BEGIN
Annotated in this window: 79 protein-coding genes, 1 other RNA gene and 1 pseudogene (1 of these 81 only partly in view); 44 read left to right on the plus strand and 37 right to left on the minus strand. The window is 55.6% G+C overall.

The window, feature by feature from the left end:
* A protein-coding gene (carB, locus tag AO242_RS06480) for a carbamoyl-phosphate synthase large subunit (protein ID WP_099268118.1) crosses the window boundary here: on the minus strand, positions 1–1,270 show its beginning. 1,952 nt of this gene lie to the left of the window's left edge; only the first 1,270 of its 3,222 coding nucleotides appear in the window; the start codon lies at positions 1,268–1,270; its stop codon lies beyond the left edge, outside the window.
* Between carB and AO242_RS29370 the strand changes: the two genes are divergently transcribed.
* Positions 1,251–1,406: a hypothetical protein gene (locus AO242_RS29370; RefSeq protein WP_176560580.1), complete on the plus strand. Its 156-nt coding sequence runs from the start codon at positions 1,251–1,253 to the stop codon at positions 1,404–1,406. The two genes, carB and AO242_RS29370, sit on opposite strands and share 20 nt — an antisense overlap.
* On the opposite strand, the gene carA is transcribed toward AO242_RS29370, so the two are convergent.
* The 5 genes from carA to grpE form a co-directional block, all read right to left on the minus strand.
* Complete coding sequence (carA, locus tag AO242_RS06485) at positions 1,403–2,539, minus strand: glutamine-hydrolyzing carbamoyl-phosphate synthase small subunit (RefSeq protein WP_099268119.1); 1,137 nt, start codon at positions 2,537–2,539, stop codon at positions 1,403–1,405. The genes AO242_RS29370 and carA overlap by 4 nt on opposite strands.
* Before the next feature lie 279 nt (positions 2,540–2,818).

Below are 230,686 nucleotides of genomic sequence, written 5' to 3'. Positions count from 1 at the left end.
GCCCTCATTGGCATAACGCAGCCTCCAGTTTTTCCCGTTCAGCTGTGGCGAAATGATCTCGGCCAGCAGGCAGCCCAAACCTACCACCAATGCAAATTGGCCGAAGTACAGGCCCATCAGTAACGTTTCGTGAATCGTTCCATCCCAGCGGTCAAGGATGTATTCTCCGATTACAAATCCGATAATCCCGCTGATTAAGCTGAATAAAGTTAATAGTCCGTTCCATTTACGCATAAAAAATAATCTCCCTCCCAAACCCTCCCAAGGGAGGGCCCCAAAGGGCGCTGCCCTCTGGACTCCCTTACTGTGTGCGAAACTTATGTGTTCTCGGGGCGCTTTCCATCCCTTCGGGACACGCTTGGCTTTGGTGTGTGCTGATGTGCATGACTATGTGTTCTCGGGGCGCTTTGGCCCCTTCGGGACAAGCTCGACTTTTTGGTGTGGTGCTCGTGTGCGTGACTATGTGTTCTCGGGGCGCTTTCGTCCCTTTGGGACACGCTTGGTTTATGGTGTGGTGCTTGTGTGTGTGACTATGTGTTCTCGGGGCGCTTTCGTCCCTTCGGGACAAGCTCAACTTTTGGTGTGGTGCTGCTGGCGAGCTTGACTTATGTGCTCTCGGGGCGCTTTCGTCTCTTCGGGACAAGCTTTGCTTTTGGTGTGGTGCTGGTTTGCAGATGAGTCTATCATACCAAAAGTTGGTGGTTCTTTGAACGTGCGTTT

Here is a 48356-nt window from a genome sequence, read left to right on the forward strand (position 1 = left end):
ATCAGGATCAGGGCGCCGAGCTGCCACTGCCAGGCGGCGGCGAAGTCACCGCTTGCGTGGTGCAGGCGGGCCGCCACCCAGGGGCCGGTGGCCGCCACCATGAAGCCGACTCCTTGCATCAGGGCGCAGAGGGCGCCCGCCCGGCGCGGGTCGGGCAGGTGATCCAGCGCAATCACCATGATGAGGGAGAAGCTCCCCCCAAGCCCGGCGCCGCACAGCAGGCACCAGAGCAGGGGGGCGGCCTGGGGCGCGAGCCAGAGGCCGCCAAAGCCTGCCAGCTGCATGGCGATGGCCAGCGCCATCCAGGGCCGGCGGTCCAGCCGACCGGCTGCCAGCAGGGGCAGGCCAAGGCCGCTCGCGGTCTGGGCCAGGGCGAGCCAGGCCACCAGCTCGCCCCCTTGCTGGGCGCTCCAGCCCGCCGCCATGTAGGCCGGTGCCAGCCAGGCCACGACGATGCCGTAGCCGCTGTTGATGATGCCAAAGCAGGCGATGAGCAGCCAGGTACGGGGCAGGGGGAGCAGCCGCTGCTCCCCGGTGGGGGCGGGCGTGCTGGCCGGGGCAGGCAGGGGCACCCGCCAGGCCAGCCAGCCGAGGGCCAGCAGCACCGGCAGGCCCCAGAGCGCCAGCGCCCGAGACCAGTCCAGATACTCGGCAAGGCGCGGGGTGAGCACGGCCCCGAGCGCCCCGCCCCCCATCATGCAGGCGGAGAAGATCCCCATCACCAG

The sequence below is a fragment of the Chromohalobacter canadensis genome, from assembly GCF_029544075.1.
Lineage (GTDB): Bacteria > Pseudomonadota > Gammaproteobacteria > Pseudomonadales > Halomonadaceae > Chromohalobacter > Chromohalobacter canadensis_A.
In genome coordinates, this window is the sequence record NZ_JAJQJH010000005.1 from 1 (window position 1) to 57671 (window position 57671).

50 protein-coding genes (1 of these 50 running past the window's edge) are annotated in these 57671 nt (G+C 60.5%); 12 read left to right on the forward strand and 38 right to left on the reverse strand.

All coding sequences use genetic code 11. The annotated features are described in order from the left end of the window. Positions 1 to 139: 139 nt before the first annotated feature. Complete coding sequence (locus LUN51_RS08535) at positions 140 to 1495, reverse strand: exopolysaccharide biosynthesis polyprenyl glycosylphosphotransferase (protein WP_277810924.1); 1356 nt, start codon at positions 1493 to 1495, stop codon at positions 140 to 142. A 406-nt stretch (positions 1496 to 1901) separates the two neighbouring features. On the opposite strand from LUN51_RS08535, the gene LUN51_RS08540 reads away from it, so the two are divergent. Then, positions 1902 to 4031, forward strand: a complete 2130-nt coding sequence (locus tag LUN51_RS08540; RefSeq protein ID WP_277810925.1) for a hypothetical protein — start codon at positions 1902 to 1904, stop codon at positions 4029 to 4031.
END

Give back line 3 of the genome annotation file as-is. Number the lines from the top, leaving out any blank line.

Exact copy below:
* A protein-coding gene (carB, locus tag AO242_RS06480) for a carbamoyl-phosphate synthase large subunit (protein ID WP_099268118.1) crosses the window boundary here: on the minus strand, positions 1–1,270 show its beginning. 1,952 nt of this gene lie to the left of the window's left edge; only the first 1,270 of its 3,222 coding nucleotides appear in the window; the start codon lies at positions 1,268–1,270; its stop codon lies beyond the left edge, outside the window.